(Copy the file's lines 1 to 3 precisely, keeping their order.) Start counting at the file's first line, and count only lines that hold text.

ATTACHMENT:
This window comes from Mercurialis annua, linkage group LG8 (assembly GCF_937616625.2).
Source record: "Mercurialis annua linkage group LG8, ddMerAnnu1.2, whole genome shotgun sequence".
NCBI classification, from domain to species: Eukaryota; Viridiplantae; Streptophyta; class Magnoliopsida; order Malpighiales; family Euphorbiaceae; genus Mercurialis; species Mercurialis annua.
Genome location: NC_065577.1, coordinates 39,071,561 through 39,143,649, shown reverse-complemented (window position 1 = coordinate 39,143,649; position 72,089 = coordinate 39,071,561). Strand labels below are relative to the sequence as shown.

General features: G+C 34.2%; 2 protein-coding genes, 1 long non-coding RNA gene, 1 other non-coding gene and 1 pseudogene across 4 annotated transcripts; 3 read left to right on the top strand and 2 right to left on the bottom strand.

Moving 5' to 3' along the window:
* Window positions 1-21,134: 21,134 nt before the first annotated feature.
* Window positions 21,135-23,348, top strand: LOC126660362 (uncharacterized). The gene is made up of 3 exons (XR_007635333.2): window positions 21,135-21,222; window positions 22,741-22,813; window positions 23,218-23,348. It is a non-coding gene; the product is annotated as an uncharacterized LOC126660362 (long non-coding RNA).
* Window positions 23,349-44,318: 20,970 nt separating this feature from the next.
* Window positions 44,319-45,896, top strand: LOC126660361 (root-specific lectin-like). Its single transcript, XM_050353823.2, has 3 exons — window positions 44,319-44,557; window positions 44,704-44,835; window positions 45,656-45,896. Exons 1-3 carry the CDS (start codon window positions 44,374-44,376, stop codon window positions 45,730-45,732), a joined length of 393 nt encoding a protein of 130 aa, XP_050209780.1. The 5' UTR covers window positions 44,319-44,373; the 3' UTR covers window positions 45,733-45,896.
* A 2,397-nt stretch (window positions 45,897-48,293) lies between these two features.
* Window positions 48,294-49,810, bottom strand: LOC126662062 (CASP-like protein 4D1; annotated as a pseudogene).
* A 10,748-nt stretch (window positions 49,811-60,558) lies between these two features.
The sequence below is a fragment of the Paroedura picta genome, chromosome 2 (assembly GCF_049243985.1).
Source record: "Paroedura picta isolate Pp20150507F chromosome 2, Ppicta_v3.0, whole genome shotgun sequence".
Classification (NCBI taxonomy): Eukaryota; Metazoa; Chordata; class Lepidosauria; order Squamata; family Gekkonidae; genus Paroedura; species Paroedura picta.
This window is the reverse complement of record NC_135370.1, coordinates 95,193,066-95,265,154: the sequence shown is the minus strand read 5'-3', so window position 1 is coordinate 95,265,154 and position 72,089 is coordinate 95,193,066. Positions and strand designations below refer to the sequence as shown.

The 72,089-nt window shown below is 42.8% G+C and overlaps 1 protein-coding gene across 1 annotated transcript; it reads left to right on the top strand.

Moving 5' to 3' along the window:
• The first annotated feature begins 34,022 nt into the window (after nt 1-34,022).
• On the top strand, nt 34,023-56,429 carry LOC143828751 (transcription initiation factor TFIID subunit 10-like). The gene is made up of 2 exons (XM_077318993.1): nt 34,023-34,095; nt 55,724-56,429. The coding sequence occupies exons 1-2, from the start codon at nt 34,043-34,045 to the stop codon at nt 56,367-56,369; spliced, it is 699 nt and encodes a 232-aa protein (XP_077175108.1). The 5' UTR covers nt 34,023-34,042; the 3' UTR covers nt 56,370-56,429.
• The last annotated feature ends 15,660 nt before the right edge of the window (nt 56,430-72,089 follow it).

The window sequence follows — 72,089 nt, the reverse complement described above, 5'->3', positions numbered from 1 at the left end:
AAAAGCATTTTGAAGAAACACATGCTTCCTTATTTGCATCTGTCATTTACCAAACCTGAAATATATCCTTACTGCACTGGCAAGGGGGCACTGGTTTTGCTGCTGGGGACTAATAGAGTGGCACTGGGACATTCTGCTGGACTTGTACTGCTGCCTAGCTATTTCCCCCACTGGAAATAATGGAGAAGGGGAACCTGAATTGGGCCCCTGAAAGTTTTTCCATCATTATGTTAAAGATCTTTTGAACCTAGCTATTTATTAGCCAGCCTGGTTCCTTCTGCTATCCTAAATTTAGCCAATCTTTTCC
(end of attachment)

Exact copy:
This window comes from Mercurialis annua, linkage group LG8 (assembly GCF_937616625.2).
Source record: "Mercurialis annua linkage group LG8, ddMerAnnu1.2, whole genome shotgun sequence".
NCBI classification, from domain to species: Eukaryota; Viridiplantae; Streptophyta; class Magnoliopsida; order Malpighiales; family Euphorbiaceae; genus Mercurialis; species Mercurialis annua.